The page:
Multiple security firms recently identified cryptocurrency mining service Coinhive as the top malicious threat to Web users, thanks to the tendency for Coinhive’s computer code to be used on hacked Web sites to steal the processing power of its visitors’ devices. This post looks at how Coinhive vaulted to the top of the threat list less than a year after its debut, and explores clues about the possible identities of the individuals behind the service.
Google on Monday said it was expanding a program to pay security researchers who discreetly report software flaws in the company’s products. The move appears aimed at engendering good will within the hacker community while encouraging more researchers to keep their findings private until the holes can be fixed.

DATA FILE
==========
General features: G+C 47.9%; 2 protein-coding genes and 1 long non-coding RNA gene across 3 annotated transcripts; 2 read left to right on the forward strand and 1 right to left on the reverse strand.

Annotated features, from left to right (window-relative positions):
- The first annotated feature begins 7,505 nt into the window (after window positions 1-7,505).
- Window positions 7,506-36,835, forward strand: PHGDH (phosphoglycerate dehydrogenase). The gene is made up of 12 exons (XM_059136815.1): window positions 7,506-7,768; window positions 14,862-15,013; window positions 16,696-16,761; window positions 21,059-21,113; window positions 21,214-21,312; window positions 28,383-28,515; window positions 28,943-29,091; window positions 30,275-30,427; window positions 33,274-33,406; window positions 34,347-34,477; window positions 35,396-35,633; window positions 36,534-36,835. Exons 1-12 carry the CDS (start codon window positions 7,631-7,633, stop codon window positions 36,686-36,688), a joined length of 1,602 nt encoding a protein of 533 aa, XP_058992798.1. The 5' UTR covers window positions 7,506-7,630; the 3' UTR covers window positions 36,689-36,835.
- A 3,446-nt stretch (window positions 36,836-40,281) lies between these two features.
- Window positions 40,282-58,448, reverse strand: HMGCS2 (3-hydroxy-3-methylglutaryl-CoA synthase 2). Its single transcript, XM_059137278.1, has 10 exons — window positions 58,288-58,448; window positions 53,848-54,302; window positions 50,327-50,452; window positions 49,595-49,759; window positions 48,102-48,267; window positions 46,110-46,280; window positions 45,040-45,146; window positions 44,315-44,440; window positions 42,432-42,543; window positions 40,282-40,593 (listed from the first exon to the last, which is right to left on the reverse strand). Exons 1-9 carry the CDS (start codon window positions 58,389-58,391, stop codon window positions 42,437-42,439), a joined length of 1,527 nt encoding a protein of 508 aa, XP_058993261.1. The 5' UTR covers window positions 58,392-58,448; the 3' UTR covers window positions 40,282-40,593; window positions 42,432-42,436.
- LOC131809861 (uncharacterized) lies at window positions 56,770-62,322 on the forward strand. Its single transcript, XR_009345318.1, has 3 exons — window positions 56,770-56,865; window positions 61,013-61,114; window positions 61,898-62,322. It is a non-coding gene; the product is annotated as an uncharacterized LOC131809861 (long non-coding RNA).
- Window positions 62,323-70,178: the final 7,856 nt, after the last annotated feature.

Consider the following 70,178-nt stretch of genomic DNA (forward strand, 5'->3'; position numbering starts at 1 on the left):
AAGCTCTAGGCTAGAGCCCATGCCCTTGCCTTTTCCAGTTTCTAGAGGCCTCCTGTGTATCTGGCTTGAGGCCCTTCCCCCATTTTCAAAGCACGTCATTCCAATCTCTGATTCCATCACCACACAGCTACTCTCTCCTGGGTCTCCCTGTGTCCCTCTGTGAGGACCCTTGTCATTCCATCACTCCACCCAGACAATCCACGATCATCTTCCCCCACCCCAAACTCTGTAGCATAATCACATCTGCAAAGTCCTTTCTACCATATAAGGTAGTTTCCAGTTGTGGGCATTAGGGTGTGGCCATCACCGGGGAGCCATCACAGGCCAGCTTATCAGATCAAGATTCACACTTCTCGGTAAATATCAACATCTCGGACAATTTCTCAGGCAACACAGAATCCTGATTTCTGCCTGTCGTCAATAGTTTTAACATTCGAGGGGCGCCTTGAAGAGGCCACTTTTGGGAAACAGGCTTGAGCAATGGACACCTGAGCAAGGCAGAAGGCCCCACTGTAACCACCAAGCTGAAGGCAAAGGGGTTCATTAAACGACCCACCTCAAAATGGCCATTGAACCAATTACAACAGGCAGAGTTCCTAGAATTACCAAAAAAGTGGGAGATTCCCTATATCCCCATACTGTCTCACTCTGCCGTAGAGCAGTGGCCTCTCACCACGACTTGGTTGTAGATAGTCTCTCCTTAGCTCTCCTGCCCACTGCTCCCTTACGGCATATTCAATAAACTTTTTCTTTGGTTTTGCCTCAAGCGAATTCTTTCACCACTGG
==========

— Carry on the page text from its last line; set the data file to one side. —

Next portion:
Criminals have launched an major e-mail campaign to deploy the infamous ZeuS Trojan, blasting out spam messages variously disguised as fraud alerts from the Internal Revenue Service, Twitter account hijack warnings, and salacious Youtube.com videos.